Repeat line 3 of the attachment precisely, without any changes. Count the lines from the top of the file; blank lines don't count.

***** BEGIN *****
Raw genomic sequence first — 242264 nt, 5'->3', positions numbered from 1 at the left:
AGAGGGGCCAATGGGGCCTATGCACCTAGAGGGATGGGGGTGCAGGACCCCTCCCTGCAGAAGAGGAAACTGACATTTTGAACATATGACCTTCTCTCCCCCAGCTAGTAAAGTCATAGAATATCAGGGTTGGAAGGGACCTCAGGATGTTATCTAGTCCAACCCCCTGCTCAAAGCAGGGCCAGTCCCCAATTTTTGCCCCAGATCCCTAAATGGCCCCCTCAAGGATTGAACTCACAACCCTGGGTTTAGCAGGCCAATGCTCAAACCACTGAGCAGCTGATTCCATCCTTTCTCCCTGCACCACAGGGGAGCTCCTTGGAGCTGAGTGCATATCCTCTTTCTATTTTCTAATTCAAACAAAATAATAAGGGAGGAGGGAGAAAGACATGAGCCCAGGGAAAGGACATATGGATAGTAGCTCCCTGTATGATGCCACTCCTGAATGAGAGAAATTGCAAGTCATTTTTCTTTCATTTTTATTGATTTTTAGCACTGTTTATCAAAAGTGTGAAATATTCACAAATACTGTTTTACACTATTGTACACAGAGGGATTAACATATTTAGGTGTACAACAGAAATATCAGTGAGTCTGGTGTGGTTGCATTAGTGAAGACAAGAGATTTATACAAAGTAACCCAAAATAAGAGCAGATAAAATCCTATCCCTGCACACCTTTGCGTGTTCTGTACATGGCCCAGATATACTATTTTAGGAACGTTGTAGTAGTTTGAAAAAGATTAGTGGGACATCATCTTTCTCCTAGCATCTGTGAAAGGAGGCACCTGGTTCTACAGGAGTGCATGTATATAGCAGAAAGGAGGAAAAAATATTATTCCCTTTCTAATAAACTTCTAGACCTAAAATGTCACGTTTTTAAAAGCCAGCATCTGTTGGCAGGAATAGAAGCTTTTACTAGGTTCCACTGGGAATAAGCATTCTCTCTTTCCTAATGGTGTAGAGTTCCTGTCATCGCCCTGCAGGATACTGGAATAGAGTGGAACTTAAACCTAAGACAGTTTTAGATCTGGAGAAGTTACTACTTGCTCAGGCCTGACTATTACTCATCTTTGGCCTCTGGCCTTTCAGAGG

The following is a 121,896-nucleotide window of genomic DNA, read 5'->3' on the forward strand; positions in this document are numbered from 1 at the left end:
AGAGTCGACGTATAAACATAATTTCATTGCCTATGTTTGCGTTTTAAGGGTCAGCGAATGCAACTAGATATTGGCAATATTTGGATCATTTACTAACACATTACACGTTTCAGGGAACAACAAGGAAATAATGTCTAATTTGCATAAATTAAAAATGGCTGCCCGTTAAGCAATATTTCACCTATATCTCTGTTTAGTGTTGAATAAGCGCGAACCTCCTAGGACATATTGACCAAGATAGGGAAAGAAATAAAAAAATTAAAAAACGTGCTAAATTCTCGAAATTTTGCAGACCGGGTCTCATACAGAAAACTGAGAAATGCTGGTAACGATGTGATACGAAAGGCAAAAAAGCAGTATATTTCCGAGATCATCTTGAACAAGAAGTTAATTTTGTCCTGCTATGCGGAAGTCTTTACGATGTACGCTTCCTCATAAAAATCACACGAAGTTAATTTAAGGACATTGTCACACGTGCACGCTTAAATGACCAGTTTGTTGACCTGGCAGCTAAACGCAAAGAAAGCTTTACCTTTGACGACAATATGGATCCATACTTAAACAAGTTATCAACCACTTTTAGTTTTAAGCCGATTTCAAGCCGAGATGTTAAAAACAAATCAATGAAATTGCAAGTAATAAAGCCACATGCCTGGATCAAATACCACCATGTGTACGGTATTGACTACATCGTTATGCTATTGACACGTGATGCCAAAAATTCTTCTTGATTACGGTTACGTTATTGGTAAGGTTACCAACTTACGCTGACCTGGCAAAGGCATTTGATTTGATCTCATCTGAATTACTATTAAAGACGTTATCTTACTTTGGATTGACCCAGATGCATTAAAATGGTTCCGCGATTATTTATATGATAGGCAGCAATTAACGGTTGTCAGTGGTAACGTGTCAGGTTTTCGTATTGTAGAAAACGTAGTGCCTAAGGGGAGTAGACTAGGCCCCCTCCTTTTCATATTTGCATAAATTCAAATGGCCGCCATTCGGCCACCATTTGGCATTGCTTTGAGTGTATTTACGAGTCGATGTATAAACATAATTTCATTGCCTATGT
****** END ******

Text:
The following is a 121,896-nucleotide window of genomic DNA, read 5'->3' on the forward strand; positions in this document are numbered from 1 at the left end: